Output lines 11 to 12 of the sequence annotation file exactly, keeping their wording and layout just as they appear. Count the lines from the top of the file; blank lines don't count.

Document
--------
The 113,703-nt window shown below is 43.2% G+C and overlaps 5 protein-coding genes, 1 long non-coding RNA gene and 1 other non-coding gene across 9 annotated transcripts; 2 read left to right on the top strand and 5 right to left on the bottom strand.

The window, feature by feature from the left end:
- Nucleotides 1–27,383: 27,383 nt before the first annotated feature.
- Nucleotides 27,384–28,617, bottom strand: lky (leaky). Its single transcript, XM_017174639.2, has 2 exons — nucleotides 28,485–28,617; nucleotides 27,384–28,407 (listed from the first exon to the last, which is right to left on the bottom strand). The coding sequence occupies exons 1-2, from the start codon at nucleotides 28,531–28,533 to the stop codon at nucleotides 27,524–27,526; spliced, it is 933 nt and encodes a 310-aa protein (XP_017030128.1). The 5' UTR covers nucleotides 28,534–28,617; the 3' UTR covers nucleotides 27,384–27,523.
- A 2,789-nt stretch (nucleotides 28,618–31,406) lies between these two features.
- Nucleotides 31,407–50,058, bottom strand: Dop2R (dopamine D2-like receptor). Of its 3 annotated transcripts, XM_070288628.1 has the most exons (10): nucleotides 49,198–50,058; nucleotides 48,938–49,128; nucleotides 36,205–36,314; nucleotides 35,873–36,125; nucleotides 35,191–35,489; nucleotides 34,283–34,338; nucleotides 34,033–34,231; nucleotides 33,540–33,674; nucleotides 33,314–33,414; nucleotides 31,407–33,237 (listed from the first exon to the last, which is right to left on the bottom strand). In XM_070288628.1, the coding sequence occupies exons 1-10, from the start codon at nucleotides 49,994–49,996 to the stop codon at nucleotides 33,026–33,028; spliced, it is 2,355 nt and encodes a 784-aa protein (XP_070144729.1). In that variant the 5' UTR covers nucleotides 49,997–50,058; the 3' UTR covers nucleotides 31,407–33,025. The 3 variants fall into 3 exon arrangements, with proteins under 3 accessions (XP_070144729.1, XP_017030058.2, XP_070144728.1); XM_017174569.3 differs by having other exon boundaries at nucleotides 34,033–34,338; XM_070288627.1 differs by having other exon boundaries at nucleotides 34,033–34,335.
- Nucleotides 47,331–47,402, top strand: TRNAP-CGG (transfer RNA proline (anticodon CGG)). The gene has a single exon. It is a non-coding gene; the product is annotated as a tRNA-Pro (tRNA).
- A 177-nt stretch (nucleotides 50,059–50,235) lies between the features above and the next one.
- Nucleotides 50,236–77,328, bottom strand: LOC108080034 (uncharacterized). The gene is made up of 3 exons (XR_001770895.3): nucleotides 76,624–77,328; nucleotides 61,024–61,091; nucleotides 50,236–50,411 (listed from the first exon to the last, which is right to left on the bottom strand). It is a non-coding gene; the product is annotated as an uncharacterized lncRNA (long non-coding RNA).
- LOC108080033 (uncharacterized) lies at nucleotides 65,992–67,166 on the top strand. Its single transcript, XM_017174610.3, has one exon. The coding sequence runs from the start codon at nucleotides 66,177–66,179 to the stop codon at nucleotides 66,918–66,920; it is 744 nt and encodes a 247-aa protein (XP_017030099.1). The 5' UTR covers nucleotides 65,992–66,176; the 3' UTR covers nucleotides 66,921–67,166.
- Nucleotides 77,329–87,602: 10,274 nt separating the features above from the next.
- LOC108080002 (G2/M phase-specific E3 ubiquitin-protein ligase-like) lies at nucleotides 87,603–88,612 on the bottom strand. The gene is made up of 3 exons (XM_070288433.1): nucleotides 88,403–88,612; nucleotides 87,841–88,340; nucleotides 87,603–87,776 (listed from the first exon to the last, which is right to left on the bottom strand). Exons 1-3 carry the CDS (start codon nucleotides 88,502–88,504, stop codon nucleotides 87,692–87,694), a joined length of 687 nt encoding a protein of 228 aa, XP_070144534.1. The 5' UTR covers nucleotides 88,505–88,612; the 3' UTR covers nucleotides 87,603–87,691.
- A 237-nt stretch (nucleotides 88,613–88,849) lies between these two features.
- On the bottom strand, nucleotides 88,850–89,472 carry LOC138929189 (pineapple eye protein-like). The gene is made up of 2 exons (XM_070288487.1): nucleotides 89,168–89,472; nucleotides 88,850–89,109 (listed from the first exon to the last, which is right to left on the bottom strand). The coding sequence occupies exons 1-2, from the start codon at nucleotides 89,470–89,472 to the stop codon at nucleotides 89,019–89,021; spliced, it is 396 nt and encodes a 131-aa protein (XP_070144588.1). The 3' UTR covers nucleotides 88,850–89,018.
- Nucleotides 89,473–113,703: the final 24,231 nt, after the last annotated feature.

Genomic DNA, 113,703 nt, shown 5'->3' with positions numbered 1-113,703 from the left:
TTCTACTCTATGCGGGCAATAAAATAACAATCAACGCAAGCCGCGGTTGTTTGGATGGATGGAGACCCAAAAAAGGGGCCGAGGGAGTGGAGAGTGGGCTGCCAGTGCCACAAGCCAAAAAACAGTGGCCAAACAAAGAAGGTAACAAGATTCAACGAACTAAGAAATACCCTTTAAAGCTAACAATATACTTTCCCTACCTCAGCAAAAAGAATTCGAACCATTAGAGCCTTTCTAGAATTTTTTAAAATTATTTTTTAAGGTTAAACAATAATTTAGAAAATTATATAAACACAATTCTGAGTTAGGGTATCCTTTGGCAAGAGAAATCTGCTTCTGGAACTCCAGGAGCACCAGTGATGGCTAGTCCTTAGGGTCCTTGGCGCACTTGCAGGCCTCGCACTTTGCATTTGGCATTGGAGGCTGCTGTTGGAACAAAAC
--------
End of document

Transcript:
- Nucleotides 77,329–87,602: 10,274 nt separating the features above from the next.
- LOC108080002 (G2/M phase-specific E3 ubiquitin-protein ligase-like) lies at nucleotides 87,603–88,612 on the bottom strand. The gene is made up of 3 exons (XM_070288433.1): nucleotides 88,403–88,612; nucleotides 87,841–88,340; nucleotides 87,603–87,776 (listed from the first exon to the last, which is right to left on the bottom strand). Exons 1-3 carry the CDS (start codon nucleotides 88,502–88,504, stop codon nucleotides 87,692–87,694), a joined length of 687 nt encoding a protein of 228 aa, XP_070144534.1. The 5' UTR covers nucleotides 88,505–88,612; the 3' UTR covers nucleotides 87,603–87,691.